Can humanism be defined in a nutshell? I’m not so sure. Most of us are hard pressed to concisely explain humanism to the uninitiated when asked. We don’t have our elevator speeches down cold. And we’re not predisposed to soundbites. That characteristic may be lacking in the DNA of the average humanist. 😊
It is May 2018 and I am still trying to process the political events of November 2016. Similar to other life events people experience, like the sudden loss of a job or the ending of a relationship, the election of Trump left me disoriented, confused, angry.
What if everyone in the world were an atheist? Would our problems be solved? Hardly. Would the world be a better place? I’d like to think so, but the evidence to date is inconclusive. Throughout history awful things have been done in the name of religion as well as positive things. Likewise, awful deeds have been done by the godless as well as noble deeds for the well-being of all.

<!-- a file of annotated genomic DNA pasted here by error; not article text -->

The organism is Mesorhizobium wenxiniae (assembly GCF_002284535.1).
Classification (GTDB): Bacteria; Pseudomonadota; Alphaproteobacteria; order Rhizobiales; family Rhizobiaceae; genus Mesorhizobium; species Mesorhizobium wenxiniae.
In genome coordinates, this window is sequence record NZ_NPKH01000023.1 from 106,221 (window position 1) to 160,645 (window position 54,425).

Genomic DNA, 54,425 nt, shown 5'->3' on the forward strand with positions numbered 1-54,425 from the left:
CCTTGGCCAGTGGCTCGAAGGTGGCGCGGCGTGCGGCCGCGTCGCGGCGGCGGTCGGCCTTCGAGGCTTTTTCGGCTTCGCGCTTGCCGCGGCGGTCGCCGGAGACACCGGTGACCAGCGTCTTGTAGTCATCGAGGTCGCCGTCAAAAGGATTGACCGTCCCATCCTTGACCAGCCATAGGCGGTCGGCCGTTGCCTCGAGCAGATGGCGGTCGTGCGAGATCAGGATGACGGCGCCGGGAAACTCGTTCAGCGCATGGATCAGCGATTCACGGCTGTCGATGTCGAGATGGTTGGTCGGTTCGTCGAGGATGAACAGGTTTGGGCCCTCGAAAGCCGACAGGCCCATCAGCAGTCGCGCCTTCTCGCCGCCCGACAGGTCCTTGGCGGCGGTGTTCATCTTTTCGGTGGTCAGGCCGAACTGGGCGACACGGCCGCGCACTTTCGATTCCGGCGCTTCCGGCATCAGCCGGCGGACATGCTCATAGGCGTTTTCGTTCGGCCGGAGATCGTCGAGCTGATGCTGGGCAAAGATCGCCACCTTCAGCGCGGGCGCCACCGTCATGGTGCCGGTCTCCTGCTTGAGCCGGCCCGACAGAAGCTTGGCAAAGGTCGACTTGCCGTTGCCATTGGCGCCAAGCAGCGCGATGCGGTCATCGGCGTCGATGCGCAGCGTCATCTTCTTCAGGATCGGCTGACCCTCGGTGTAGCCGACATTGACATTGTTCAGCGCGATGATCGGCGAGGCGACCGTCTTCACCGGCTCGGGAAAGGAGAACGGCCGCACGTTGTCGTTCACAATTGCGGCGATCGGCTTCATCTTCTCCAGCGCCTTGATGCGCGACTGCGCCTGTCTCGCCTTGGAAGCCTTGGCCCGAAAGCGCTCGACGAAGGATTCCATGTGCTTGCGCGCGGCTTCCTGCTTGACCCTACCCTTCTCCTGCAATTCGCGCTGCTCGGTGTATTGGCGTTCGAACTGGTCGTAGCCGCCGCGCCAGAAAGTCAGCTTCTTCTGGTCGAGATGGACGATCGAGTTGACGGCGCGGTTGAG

If you are a movie buff, you may be familiar with David Mamet’s great screenplay for “Glengarry Glen Ross.” “Coffee is for closers” is the iconic tagline for that movie, one that has also seeped into the popular culture.
Sarah Kruger Hilger interviewed Humanists of Minnesota members for a graduate-school study she is conducting on non-religious leaders. She is exploring how such individuals establish credibility when many Americans equate morality with religion.